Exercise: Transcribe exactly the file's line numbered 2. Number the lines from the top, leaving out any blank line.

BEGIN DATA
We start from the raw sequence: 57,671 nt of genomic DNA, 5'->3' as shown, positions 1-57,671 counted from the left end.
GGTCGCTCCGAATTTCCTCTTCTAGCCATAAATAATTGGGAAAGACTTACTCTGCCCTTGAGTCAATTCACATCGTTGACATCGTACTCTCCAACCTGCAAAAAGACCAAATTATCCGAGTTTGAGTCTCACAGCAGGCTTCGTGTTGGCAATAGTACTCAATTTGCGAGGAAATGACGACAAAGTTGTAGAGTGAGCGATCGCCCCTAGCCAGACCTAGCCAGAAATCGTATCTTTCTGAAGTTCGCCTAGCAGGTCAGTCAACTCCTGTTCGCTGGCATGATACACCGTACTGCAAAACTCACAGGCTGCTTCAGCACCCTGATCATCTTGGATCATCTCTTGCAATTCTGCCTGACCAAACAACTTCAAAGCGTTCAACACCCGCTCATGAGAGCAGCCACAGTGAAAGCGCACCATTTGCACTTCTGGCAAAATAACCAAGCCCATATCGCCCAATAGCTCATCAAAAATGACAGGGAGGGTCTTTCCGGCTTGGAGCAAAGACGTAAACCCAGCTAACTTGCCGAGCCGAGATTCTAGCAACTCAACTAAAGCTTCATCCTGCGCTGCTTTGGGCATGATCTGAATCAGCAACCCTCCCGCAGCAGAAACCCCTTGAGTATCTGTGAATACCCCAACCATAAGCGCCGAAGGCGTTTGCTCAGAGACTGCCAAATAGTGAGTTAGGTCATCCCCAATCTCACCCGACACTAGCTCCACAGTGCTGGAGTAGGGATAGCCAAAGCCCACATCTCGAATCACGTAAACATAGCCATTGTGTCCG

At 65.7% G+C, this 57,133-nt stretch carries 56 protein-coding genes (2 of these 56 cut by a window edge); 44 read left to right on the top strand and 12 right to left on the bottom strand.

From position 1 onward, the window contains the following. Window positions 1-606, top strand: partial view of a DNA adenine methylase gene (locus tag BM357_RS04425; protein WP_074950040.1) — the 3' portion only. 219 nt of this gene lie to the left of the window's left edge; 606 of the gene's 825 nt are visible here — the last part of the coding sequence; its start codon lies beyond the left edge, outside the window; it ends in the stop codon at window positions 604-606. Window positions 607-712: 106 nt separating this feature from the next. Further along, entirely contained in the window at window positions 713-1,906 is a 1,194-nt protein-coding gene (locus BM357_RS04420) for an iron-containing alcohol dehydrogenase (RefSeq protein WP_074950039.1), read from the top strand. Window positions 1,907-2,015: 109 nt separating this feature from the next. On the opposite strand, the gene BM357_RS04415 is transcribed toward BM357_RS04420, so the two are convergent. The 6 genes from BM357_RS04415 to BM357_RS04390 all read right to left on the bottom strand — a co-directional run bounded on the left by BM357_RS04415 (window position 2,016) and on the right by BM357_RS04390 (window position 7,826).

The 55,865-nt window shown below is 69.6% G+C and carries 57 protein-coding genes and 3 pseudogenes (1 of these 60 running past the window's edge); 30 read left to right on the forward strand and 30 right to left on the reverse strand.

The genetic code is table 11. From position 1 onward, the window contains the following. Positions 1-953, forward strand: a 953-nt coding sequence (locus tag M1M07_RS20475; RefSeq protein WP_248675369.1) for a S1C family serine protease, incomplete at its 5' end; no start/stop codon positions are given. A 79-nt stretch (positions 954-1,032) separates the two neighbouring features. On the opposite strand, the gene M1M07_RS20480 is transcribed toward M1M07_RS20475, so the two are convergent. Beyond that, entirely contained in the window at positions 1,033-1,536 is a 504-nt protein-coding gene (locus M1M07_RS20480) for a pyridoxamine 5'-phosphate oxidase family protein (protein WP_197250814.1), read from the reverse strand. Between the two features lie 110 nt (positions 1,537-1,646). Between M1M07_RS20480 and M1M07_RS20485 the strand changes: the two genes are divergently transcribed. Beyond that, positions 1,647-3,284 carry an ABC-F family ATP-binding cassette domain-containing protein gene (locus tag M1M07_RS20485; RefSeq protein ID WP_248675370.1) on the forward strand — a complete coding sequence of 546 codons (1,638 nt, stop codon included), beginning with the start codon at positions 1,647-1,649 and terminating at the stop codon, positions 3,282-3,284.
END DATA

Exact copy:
GGTCGCTCCGAATTTCCTCTTCTAGCCATAAATAATTGGGAAAGACTTACTCTGCCCTTGAGTCAATTCACATCGTTGACATCGTACTCTCCAACCTGCAAAAAGACCAAATTATCCGAGTTTGAGTCTCACAGCAGGCTTCGTGTTGGCAATAGTACTCAATTTGCGAGGAAATGACGACAAAGTTGTAGAGTGAGCGATCGCCCCTAGCCAGACCTAGCCAGAAATCGTATCTTTCTGAAGTTCGCCTAGCAGGTCAGTCAACTCCTGTTCGCTGGCATGATACACCGTACTGCAAAACTCACAGGCTGCTTCAGCACCCTGATCATCTTGGATCATCTCTTGCAATTCTGCCTGACCAAACAACTTCAAAGCGTTCAACACCCGCTCATGAGAGCAGCCACAGTGAAAGCGCACCATTTGCACTTCTGGCAAAATAACCAAGCCCATATCGCCCAATAGCTCATCAAAAATGACAGGGAGGGTCTTTCCGGCTTGGAGCAAAGACGTAAACCCAGCTAACTTGCCGAGCCGAGATTCTAGCAACTCAACTAAAGCTTCATCCTGCGCTGCTTTGGGCATGATCTGAATCAGCAACCCTCCCGCAGCAGAAACCCCTTGAGTATCTGTGAATACCCCAACCATAAGCGCCGAAGGCGTTTGCTCAGAGACTGCCAAATAGTGAGTTAGGTCATCCCCAATCTCACCCGACACTAGCTCCACAGTGCTGGAGTAGGGATAGCCAAAGCCCACATCTCGAATCACGTAAACATAGCCATTGTGTCCG